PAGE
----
By Tyra Wilkes, Special to the AFRO

Ward 6 Council member, Charles Allen, is set to re-introduce a bill in favor of D.C. residents by tightening the laws around toxic lead-based paint in rental units. More specifically, the proposed law will focus on the associated health risks facing mothers and children. 

The Lead Hazard Prevention and Removal Amendment Act of 2019 was co-introduced by Council members Brianne Nadeau, David Grosso, Anita Bonds and Robert White, and co-sponsored by Council member Vincent Gray.

Council member Charles Allen re-introduced a bill tightening laws around toxic lead-based paint in rental units. (Courtesy Photo)

“Families deserve peace of mind to know their home isn’t putting their children at-risk,” said Allen.

“This bill raises the bar for what testing is required, strengthens the steps landlords must take to earn a lead-free or lead-safe certification, as well as what legal steps tenants can take to force remediation.”

The bill would require landlords with homes built before 1978 to provide evidence that the home has been declared lead-free at any point or lead-safe within the past year. 

For families in Washington, D.C., it’s not easy to determine if proper maintenance has been done to rid units of lead-based paint.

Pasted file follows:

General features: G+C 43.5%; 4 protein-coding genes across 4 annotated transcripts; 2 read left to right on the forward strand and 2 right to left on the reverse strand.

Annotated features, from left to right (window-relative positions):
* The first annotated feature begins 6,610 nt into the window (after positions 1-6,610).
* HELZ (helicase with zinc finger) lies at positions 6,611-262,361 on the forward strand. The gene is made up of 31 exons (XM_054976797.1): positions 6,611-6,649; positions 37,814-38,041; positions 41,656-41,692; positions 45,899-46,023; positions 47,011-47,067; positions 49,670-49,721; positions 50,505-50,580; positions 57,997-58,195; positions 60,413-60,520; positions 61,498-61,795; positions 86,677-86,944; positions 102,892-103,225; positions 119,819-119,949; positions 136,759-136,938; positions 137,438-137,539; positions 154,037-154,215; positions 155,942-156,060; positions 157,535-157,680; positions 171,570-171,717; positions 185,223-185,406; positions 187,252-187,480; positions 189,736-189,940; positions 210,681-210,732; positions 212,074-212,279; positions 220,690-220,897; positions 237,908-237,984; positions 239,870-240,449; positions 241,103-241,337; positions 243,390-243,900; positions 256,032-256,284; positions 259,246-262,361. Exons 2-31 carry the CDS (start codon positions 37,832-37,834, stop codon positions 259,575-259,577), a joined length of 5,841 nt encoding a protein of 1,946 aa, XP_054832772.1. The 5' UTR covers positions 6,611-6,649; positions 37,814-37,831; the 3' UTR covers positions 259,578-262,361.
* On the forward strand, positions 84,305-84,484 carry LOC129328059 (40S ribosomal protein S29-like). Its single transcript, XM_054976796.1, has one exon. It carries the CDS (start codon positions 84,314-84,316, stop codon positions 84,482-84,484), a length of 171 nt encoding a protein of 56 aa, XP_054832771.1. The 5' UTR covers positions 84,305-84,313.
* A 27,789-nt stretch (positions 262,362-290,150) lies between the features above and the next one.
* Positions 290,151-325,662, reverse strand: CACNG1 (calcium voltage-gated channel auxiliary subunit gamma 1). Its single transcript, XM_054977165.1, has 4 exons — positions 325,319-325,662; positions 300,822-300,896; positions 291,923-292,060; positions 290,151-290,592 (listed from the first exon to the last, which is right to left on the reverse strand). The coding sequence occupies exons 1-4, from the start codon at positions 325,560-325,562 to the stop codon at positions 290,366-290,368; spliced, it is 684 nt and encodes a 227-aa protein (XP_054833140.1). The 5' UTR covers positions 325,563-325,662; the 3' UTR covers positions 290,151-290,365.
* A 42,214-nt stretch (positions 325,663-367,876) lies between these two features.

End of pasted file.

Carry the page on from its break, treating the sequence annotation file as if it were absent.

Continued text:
The new bill has strict policies in place requiring remediation of any lead found in the home, and enhances residents ability to go the legal route and force their landlords to take action. In addition, the bill includes an ongoing fund to offer eligible landlords with financial assistance to complete the necessary repairs.

“For many District families, there’s not enough money in the monthly budget to test for lead in their home and then fight with a landlord to get it fixed. And breaking the lease and moving to a new home is even more difficult,” said Allen. 

Further, the health ramifications associated with children being exposed to lead is one of the major reasons Allen is pushing for this legislation.

“We know the effects of exposure to lead in children can have alarming consequences for that child’s development.”

Currently District law requires for young children to be tested twice before they are two years old, according to the Department of Energy and Environment Lead and Healthy Housing Division.